Person who has been deprived of parents. The meaning is clearly demonstrated in Lamentations 5:3: "We have become orphans and fatherless, our mothers like widows." Since the father was the main means of economic support for the family unit in the ancient Near East, his absence left his wife and children in a particularly vulnerable condition ( 2 Kings 4:1-7 ). Consequently in the Bible, and in the ancient Near East, orphans and widows are usually mentioned together as the epitome of the poor and deprived of society, the personae miserabiles.
The Old Testament. The first reference to orphans in the Bible is found in the earliest law code of ancient Israel, the Covenant Code (Exod 21-24). In this text, given to a group of recently liberated slaves, the Lord passionately desired the protection of the orphan: "Do not take advantage of a widow or an orphan. If you do and they cry out to me, I will certainly hear their cry. My anger will be aroused, and I will kill you with the sword; your wives will become widows and your children fatherless" ( 22:22 ). To have compassion on the powerless, represented by the orphan, is to have the same zeal as God, who is known especially as "the helper of the fatherless" ( Psalm 10:14 ), the helper of the helpless ( Job 29:12 ). Consequently the yardstick by which Israelite society is measured in the prophetic critique is its concern to protect and provide for the totally dependent, a prime example of which was the orphan ( Isa 1:23 ; 10:2 ; Jer 5:28 ; Ezek 22:7 ; Mal 3:5 ). True repentance meant justice for the orphan ( Isa 1:17 ; Jer 7:6 ; 22:3 ; Zech 7:10 ).
Israel used the metaphor of an orphan to describe its own origins. A fatherless Israel was adopted by Yahweh and became his firstborn son ( Exod 4:22 ). Ezekiel described Israel as an infant abandoned to die by its parents; Yahweh, however, had mercy and adopted her into his family (chap. 16). If Yahweh judged the people, it was as if they had become orphans without a father ( Lam 5:3 ). But they could at the same time hope for salvation, for in Yahweh "the fatherless find compassion" ( Hosea 14:4 ).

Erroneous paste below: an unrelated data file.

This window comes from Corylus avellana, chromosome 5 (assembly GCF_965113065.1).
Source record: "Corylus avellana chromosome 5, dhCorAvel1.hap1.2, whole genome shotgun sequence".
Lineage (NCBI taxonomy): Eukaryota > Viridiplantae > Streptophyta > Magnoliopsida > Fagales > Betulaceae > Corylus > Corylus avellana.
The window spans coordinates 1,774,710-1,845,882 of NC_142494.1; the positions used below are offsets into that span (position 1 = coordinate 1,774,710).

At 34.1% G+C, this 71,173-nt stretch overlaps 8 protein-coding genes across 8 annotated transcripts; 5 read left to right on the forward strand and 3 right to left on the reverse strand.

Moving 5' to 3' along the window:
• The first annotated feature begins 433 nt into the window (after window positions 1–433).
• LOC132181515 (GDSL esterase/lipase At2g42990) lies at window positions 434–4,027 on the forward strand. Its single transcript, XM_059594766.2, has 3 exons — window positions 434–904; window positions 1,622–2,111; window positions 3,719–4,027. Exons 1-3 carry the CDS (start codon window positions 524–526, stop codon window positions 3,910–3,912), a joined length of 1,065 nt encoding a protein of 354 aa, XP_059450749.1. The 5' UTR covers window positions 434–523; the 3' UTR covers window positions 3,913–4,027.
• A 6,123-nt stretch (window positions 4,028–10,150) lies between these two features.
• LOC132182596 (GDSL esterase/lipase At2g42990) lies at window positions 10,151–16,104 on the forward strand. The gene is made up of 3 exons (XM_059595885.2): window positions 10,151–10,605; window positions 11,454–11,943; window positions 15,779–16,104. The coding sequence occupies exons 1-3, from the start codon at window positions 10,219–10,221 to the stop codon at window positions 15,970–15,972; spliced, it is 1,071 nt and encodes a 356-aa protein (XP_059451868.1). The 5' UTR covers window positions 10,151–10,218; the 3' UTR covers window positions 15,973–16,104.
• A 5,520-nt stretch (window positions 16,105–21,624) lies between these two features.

The New Testament. There are only two certain references to orphans. jas 1:27 emphasizes the Old Testament teaching. The essence of true religion is "to look after orphans and widows in their distress." Helping the helpless is at the core of what it means to be religious, as it was in the Old Testament.
A metaphorical usage also occurs. Christ stated at the last supper that he would not leave his disciples as orphans but come to them in the presence of his Spirit ( John 14:18 ). It is this Spirit that allows Christians to call out, "Abba, Father" ( Rom 8:15 ). They are no longer spiritual orphans but can begin to pray, "Our Father" ( Matt 6:9 ).
Stephen G. Dempster
Bibliography. F. C. Fensham, JNES 21 (1962): 129-39; D. E. Gowan, Int 41 (1987): 341-53; R. Patterson, BSac 130 (1973): 223-34; H. Ringgren, TDOT, 6:477-81; H. E. von Waldow, CBQ 32 (1970): 182-204.
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This word occurs once only in the Old Testament (Lamentations 5:3, where it stands for yathom, elsewhere rendered "fatherless," and in the Septuagint always orphanos); in the Apocrypha it occurs 3 times (2 Esdras 2:20; Tobit 1:8; 2 Macc 8:28). There is no clear case where it means the loss of both parents. The Scriptures devote considerable attention to the widow and orphan, and the idea is that the child is fatherless. It is not found in the King James Version of the New Testament; but the Greek word orphanos occurs twice, John 14:18 (the King James Version "comfortless," the Revised Version (British and American) "desolate," margin "orphans") and James 1:27 ("fatherless").
D. Miall Edwards
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